Not so long ago, Section 230 of the 1996 Communications Decency Act was an obscure part of the federal code. Now, every armchair policy analyst has a passionately held opinion about it.

Anyone with a beef against big internet companies, and that means almost everyone these days, wants to kill it. Even newspapers have piled on, but repealing Section 230 won’t save the local free press.

Section 230 primarily does two things.

First, and this is the part that everyone focuses on, it provides limited liability protection to platforms that host user-submitted content. Facebook, Twitter, YouTube and others can’t be sued for something a user posts. The user could be sued for libel or whatever is appropriate, but the website isn’t to blame.

Second, those digital companies may moderate content in “good faith” and not incur liability. So, if someone posts about how wonderful Nazis were and Facebook doesn’t want that sort of idiocy on its site, it can remove the post without opening itself to lawsuits.

It’s no understatement to say that without those protections, we wouldn’t have the robust online public forums that we all enjoy, loathe or avoid. Section 230 created a safe zone in which social media flourished.

Now it’s a target. There wasn’t much that President Donald Trump and President-elect Joe Biden agreed on during the campaign, but both want to repeal Section 230, albeit for different reasons.

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Conservatives believe that the law allows websites to silence conservative speech. Trump has threatened to veto the National Defense Authorization Act unless lawmakers gut or repeal Section 230.

Progressives believe that the law allows way too much speech. Social media sites shouldn’t propagate false attacks on candidates, misinformation about COVID-19 and divisive content from Russian bots.

There’s some truth on both sides and a lot of misunderstanding about what Section 230 does. Congress wrote it more than 20 years ago in the era of Prodigy and CompuServe. There’s no harm in reassessing how well it works with the modern internet. Maybe it does need to be repealed.

But first there needs to be a calm conversation about what would happen if it is. The last thing anyone but trial lawyers want is to open the door for a flood of content-related litigation or government speech control.

Newspapers that have joined the repeal chorus mostly fall into two overlapping camps. The first group wants to hurt the big digital platforms that have hurt them no matter the cost. The second sees ending Section 230 as a way to reduce the power of digital platforms.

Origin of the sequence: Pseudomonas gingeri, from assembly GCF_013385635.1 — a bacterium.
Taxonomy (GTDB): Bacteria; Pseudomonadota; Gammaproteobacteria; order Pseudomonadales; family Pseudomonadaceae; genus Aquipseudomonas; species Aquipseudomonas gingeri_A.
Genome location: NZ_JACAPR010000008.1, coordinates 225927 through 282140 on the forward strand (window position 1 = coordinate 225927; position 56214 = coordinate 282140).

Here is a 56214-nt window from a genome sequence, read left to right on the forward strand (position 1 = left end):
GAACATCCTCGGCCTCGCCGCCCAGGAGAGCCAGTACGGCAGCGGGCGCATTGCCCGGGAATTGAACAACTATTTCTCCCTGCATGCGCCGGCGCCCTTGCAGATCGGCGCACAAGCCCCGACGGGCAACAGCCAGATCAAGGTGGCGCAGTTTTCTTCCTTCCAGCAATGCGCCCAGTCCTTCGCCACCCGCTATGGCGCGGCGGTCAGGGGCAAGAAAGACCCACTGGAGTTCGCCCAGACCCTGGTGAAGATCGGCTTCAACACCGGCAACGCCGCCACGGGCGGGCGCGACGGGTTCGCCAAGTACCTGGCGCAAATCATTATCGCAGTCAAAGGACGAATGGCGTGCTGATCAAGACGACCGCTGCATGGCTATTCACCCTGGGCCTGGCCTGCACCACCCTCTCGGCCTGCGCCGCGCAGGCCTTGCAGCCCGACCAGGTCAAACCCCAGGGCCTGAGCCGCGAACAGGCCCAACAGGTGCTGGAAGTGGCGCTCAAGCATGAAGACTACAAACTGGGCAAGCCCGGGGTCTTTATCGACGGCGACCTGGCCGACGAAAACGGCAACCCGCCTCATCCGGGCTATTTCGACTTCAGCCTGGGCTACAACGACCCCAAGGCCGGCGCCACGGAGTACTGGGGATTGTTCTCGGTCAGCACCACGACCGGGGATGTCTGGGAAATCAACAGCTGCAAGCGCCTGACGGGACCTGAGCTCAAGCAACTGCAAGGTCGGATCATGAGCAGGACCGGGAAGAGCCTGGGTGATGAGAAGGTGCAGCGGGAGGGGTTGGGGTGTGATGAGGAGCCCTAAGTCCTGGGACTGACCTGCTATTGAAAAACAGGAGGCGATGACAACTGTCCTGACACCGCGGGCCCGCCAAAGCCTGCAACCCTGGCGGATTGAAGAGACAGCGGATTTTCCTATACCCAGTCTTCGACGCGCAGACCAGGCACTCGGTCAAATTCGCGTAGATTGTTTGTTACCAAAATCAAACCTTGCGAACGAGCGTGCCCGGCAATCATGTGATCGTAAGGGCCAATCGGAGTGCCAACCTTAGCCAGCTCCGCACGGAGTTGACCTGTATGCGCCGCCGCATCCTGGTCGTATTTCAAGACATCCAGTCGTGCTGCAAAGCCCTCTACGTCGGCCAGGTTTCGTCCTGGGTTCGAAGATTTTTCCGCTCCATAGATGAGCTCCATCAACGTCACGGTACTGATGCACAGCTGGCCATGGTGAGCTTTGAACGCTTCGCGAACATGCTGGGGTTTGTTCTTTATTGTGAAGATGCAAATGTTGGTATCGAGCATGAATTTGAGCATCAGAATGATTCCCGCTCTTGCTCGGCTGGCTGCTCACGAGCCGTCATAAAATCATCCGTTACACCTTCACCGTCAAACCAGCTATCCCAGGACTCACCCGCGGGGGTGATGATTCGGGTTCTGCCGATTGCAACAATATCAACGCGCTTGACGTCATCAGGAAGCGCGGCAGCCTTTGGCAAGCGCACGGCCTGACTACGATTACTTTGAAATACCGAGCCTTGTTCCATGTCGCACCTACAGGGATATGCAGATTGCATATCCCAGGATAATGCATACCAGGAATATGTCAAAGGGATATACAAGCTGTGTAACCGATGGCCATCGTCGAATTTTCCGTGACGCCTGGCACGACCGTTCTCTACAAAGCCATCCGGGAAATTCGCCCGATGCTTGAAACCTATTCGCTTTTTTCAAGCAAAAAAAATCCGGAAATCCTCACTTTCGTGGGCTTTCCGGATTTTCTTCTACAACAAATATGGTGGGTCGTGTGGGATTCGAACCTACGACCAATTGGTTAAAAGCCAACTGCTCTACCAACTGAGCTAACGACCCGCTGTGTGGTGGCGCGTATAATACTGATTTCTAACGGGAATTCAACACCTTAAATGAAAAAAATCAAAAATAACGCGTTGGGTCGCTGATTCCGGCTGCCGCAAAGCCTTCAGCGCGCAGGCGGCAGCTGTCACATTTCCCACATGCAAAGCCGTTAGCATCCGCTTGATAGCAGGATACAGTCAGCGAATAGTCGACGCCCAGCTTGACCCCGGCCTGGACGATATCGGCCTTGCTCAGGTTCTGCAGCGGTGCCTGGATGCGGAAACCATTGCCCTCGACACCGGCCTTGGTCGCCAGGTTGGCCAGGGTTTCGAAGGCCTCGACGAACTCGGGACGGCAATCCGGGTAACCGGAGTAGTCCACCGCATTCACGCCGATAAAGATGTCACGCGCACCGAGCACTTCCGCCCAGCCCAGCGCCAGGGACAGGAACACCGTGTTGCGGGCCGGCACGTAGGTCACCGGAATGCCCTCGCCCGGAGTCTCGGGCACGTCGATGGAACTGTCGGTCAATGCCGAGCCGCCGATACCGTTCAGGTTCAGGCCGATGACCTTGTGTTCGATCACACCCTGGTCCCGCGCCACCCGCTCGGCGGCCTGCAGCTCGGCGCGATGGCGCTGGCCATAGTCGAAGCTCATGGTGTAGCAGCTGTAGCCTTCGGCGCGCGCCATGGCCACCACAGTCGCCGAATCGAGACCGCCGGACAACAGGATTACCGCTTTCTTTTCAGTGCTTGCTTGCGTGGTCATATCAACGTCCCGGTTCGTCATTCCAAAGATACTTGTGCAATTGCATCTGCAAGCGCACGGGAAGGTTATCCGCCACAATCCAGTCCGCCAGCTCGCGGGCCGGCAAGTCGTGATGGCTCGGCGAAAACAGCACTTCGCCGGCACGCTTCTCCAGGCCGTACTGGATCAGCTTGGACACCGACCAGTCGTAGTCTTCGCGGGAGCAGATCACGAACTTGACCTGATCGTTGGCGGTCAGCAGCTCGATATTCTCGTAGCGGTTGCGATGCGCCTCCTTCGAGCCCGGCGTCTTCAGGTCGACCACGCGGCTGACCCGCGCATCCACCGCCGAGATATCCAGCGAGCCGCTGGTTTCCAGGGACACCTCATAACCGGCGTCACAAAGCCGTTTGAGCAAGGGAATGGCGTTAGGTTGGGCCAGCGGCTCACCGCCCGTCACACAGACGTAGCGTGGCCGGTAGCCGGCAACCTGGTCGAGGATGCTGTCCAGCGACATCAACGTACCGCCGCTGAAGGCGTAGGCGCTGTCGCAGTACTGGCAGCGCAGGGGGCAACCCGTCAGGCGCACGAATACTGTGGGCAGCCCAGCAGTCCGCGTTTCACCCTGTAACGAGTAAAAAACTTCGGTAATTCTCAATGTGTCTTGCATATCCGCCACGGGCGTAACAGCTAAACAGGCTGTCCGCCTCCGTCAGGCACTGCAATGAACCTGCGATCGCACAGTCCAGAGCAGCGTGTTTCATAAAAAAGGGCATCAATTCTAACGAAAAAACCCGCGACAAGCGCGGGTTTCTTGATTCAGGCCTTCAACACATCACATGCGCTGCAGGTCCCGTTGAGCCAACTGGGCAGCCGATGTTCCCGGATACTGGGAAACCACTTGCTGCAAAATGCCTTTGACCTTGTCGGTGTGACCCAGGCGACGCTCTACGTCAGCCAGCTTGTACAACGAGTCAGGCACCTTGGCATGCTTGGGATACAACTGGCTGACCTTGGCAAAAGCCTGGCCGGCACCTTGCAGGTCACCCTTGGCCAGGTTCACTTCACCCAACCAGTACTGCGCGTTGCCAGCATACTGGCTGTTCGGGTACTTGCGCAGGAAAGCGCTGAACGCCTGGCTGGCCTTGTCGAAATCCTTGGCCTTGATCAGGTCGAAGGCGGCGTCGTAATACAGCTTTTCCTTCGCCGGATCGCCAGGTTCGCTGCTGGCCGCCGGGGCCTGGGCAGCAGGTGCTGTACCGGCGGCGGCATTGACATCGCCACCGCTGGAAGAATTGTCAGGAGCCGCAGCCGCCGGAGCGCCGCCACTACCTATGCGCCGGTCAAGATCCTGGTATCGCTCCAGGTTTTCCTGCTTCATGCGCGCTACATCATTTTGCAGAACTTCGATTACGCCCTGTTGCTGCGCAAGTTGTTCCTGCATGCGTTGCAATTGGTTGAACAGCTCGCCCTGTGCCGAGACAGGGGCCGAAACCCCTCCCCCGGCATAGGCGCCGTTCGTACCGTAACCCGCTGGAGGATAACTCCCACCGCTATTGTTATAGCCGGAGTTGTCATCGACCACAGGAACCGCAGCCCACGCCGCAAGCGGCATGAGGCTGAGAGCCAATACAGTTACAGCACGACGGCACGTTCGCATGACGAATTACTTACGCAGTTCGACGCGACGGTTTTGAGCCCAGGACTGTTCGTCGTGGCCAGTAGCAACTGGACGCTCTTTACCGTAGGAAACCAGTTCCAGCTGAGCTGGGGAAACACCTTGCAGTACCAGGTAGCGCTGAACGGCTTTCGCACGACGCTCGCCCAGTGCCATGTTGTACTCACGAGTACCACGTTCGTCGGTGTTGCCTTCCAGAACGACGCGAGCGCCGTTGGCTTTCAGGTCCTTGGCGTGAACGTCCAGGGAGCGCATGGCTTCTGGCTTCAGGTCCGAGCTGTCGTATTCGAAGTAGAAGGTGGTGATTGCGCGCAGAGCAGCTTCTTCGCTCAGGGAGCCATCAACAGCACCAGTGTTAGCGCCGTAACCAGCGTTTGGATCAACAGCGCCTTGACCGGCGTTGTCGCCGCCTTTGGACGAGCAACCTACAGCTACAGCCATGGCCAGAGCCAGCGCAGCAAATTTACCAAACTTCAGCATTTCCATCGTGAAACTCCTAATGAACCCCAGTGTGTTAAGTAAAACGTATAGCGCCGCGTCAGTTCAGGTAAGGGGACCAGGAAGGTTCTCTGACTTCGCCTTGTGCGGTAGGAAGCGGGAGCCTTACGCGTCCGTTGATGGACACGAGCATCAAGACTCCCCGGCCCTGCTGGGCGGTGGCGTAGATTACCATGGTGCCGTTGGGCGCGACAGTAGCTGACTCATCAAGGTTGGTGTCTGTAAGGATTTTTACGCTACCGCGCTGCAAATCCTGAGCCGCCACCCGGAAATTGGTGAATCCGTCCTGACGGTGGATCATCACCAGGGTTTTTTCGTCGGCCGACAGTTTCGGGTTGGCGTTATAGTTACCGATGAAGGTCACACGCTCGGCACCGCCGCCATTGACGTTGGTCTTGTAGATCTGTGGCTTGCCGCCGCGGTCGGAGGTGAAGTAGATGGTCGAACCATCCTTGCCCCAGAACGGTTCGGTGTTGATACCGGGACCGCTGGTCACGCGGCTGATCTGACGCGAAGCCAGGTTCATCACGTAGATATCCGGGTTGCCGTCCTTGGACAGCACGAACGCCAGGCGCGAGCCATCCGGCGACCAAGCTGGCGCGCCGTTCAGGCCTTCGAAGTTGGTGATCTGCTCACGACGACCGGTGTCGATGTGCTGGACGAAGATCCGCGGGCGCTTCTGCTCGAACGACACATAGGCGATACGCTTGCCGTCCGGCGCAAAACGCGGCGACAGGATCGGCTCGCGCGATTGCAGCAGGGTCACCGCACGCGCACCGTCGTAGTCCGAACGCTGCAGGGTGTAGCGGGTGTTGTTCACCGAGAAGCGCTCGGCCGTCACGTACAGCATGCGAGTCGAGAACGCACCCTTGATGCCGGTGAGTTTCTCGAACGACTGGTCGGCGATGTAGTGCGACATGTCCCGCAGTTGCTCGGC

Jeff Kosseff is a cybersecurity law professor at the U.S. Naval Academy and author of “The Twenty-Six Words That Created the internet,” a reference to the number of words in the liability protection part of Section 230.

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He also was a reporter for The Oregonian in Portland, where he was a Pulitzer Prize finalist. He, perhaps more than anyone else in America, understands the interplay between Section 230 and the press.

“What newspapers say is ‘We don’t like Facebook and Google because we don’t think they play fair and they have this protection under the law, so we want to get rid of 230.’ The biggest flaw with that is that newspapers and TV stations and any other media organization that has a website can get Section 230 protection,” Kosseff explained.

He said that newspapers have a lot of legitimate complaints about companies like Facebook and Google, but this isn’t the way to redress them. Nor should most newspapers forget that they were slow on the internet uptake and have been playing catch-up as a result.

“It’s like a lot of this debate. You have a lot of people who are angry at these platforms, and they’re using 230 as a proxy even though it’s not what they’re really angry about,” Kosseff said. “It’s disappointing to see these newspapers take such a strong stance against a statute that has helped preserve First Amendment values.”

He suggested that the local free press can still succeed in a Section 230 world.

News publishers could embrace the opportunities of Section 230. Their websites are just as entitled to Section 230 protection as Twitter. They could become more robust forums for local conversations that are difficult in larger venues. Reporters and editors can add value to those conversations that Facebook can’t.

Kosseff also mentioned nonprofit newspapers and hyperlocal news sites as possible next steps in the evolution of the local free press.

Whatever form they take, the local free press needs to deliver only what it can — local news coverage produced by reporters and editors who understand the community better than any national press. That has nothing to do with Section 230.